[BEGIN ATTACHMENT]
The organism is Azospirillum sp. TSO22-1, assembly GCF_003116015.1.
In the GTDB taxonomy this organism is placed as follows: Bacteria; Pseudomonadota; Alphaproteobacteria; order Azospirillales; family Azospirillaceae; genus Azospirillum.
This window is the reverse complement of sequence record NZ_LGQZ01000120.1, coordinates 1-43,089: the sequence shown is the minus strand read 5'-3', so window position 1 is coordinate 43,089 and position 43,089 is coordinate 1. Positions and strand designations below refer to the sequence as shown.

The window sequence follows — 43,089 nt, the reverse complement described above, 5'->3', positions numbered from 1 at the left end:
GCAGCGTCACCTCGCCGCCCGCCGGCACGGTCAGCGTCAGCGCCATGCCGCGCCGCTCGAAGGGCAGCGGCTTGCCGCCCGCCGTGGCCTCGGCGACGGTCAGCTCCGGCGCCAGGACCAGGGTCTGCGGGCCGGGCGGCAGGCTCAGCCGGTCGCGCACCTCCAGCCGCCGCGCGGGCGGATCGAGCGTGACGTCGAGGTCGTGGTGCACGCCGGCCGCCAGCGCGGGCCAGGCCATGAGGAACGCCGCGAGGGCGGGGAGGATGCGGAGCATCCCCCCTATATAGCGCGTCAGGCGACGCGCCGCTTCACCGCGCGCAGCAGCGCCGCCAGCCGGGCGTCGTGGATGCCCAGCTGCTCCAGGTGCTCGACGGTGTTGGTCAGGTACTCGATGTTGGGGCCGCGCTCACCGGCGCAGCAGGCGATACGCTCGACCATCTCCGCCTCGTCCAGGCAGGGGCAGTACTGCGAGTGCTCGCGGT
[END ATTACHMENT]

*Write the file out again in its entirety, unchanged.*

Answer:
The organism is Azospirillum sp. TSO22-1, assembly GCF_003116015.1.
In the GTDB taxonomy this organism is placed as follows: Bacteria; Pseudomonadota; Alphaproteobacteria; order Azospirillales; family Azospirillaceae; genus Azospirillum.
This window is the reverse complement of sequence record NZ_LGQZ01000120.1, coordinates 1-43,089: the sequence shown is the minus strand read 5'-3', so window position 1 is coordinate 43,089 and position 43,089 is coordinate 1. Positions and strand designations below refer to the sequence as shown.

The window sequence follows — 43,089 nt, the reverse complement described above, 5'->3', positions numbered from 1 at the left end:
GCAGCGTCACCTCGCCGCCCGCCGGCACGGTCAGCGTCAGCGCCATGCCGCGCCGCTCGAAGGGCAGCGGCTTGCCGCCCGCCGTGGCCTCGGCGACGGTCAGCTCCGGCGCCAGGACCAGGGTCTGCGGGCCGGGCGGCAGGCTCAGCCGGTCGCGCACCTCCAGCCGCCGCGCGGGCGGATCGAGCGTGACGTCGAGGTCGTGGTGCACGCCGGCCGCCAGCGCGGGCCAGGCCATGAGGAACGCCGCGAGGGCGGGGAGGATGCGGAGCATCCCCCCTATATAGCGCGTCAGGCGACGCGCCGCTTCACCGCGCGCAGCAGCGCCGCCAGCCGGGCGTCGTGGATGCCCAGCTGCTCCAGGTGCTCGACGGTGTTGGTCAGGTACTCGATGTTGGGGCCGCGCTCACCGGCGCAGCAGGCGATACGCTCGACCATCTCCGCCTCGTCCAGGCAGGGGCAGTACTGCGAGTGCTCGCGGT